Perceiving Migration as a Common Challenge, not a Threat
Presentation of ecumenical Statement on Migration in Brussels
Yesterday (29 November 2022) the churches‘ Joint Statement on Migration (“Shaping migration in a humane manner”) was presented on the invitation of the Brussels Office of the Evangelische Kirche in Deutschland (EKD - Protestant Church in Germany), the Migration Commission of the German Bishops’ Conference and the Churches’ Commission for Migrants in Europe (CCME). On this occasion, the discussion about the document took place with representatives of the European Parliament, the European Commission and from church and society, particularly in the light of the current European political debate about the EU Pact on Migration and Asylum.
Archbishop Dr Stefan Heße (Hamburg), chair of the Migration Commission and Special Representative for Refugee Issues of the German Bishops’ Conference, recalled the purpose of the Statement on Migration. It seeks to provide orientation for action by both the churches and political leaders, he said, precisely under difficult and contradictory conditions. Migration should be perceived not as a threat but as a joint challenge. When presenting the different issues in the statement, the archbishop particularly highlighted some guiding principles from social ethics: “Important starting points ... are two biblical insights: the conviction that God created all people with equal dignity and the command to love not only your neighbour but also the stranger. No border can legitimise the disregard for human dignity and the denial of protection in the face of serious danger. When we look at the desperate situation of refugees in the Mediterranean, on the border with Belarus or in the Balkans, this principle has a clear political significance.” The Catholic migration bishop also commented on the integration-policy dimension of the document: “Having equal dignity in the long run must include a realistic option of equal participation in the political community.” Therefore modern countries of immigration like Germany should actively strive for a culture of naturalisation. In view of current crises and conflicts, Archbishop Heße warned against dealing with unresolved global problems at the expense of refugees and migrants.
Two panel discussions explored, firstly, the question of the added value of the Common European Asylum System in view of the lack of solidarity among EU member states and, secondly, the contribution made by the churches and NGOs towards implementing a humane migration policy. OKR Katrin Hatzinger, director of the Brussels EKD office, recalled the ongoing difficulties at the EU level in achieving a common position on refugee issues. At the same time, she noted, the generous and non-bureaucratic reception of Ukrainian refugees had demonstrated that sustainable solutions were possible, if there was the political will. It was now time, politically speaking, to move “from acting in an emergency mode to a mechanism of balanced and sustainable solidarity and a fair distribution of responsibility”. In view of the present disagreement between Italy and France about the disembarking of people rescued at sea, Katrin Hatzinger called for the EU member states to finally recognise that the challenges arising from migration could only be lastingly met through determination, solidarity, respect for international law and human rights. Furthermore, she criticised the renewed attempts of some member states to regulate the activity of private rescue services; here it was necessary to ensure that their rescue operations were not hindered in practice. She also welcomed the financial support announced by the German federal government for United4Rescue, the church alliance for rescue at sea. “This is a great recognition of the dedication of sea rescuers but also an appeal to resume state rescue at sea,” Hatzinger said.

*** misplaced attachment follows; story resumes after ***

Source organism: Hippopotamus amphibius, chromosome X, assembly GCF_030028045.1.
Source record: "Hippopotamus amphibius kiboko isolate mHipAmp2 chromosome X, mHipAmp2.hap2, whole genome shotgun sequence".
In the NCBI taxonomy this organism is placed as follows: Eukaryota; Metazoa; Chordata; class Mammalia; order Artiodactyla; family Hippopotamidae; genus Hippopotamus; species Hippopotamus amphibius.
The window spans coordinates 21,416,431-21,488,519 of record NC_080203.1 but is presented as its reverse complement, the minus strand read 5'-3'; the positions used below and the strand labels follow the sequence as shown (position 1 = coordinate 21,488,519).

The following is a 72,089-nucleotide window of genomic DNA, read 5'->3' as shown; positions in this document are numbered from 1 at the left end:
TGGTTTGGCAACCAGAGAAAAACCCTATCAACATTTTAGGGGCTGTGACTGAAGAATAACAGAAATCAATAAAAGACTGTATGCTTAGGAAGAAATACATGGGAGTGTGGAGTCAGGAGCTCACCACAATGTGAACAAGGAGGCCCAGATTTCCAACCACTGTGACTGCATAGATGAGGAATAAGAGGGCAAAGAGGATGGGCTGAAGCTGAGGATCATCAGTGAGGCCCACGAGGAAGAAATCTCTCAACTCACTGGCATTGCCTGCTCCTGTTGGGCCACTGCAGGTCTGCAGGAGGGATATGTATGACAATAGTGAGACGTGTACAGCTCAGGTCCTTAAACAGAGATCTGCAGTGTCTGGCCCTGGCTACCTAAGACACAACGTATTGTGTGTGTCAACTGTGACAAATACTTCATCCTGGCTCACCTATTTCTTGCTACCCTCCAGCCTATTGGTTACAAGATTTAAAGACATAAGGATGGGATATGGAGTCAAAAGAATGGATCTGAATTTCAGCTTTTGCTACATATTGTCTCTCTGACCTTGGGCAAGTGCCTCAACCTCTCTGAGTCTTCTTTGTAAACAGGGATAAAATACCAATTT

The other participants in the panels were MEPs Tineke Strik (The Greens/European Free Alliance) and Lena Düpont (European People’s Party), Franz Lamplmaier (directorate-general for Migration and Home Affairs) representing the European Commission, Rev. Dr Jack McDonald (Anglican Diocese in Europe) and Abriel Schieffelers (Eurodiaconia), as well as Dr Alexander Kalbarczyk (executive director of the Migration Commission of the German Bishops’ Conference) and Dr Torsten Moritz (CCME general secretary).
In summer 2018 the Migration Commission of the German Bishops’ Conference and the EKD Advisory Board on Migration and Integration – in coordination with the Council of Christian Churches in Germany (ACK) – formed an ecumenical working group to draft a new statement on migration by the churches. It was published on 22 October 2021. On 18 July 2022 an English version was presented with a new foreword by Archbishop Dr Stefan Heße and Bishop Dr Christian Stäblein (Berlin) (“Shaping Migration in a Humane Manner”). A bilingual (English/German) summary of the statement has been available since 22 November 2022.
You can download English-language statement by Archbishop Dr Stefan Heße below as a PDF. The Joint Statement “Shaping Migration in a Humane Manner” appeared in the series “Joint Texts” (No 27) and can be downloaded from https://www.ekd.de/en/immigration-and-human-dignity-1544.htm or ordered in the publication section. The summary of the Joint Statement (English/German) is also available there in PDF form.
Hanover, 30 November 2022
EKD Press Office